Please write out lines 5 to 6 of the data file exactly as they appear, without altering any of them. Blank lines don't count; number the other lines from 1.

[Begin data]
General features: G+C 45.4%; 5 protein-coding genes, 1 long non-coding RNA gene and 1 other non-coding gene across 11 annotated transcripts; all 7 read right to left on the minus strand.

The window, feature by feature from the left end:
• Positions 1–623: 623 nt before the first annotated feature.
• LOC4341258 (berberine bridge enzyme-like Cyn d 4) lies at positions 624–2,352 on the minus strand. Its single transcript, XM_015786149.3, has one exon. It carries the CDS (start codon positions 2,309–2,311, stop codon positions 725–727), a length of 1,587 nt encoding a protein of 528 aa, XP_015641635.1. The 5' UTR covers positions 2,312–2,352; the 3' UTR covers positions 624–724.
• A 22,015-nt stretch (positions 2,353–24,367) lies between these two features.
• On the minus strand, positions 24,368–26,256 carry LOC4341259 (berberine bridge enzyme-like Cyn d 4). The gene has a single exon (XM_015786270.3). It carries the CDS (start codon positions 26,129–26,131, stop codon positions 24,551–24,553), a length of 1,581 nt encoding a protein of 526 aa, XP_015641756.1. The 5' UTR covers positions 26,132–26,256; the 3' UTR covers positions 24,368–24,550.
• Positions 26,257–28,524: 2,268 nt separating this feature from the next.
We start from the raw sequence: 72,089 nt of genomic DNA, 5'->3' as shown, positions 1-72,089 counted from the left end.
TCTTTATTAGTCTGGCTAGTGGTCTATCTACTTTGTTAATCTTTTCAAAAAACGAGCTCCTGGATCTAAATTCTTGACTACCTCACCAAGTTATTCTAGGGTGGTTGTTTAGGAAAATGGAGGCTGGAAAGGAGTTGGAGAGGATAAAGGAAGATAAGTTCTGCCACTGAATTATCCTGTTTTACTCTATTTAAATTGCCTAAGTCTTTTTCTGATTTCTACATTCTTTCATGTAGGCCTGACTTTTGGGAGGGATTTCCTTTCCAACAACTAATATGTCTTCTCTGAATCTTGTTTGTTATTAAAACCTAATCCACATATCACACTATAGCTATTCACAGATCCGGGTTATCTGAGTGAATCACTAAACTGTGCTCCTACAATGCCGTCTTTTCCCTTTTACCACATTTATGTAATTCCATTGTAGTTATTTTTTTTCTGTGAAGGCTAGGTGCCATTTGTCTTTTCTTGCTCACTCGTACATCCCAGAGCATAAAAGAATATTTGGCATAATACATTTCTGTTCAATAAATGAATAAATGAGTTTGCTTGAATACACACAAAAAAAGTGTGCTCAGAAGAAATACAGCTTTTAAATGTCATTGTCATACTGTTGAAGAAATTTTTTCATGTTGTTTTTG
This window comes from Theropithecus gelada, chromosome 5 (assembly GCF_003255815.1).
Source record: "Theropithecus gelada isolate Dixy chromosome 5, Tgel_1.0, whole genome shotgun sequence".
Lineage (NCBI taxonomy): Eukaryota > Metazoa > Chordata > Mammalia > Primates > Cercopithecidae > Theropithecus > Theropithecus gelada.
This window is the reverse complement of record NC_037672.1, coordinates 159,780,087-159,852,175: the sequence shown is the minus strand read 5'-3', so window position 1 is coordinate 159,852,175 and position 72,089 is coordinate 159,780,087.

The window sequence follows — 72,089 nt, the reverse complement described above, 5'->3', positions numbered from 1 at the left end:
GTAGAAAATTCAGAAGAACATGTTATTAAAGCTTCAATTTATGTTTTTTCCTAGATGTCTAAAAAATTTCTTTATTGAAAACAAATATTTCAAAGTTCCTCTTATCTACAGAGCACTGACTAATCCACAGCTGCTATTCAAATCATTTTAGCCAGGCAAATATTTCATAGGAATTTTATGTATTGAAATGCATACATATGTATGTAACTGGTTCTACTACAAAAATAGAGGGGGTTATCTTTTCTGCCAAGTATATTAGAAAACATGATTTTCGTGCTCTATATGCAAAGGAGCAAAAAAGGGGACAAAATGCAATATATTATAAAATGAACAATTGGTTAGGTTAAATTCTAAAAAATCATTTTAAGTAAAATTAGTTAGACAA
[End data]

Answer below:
• A 22,015-nt stretch (positions 2,353–24,367) lies between these two features.
• On the minus strand, positions 24,368–26,256 carry LOC4341259 (berberine bridge enzyme-like Cyn d 4). The gene has a single exon (XM_015786270.3). It carries the CDS (start codon positions 26,129–26,131, stop codon positions 24,551–24,553), a length of 1,581 nt encoding a protein of 526 aa, XP_015641756.1. The 5' UTR covers positions 26,132–26,256; the 3' UTR covers positions 24,368–24,550.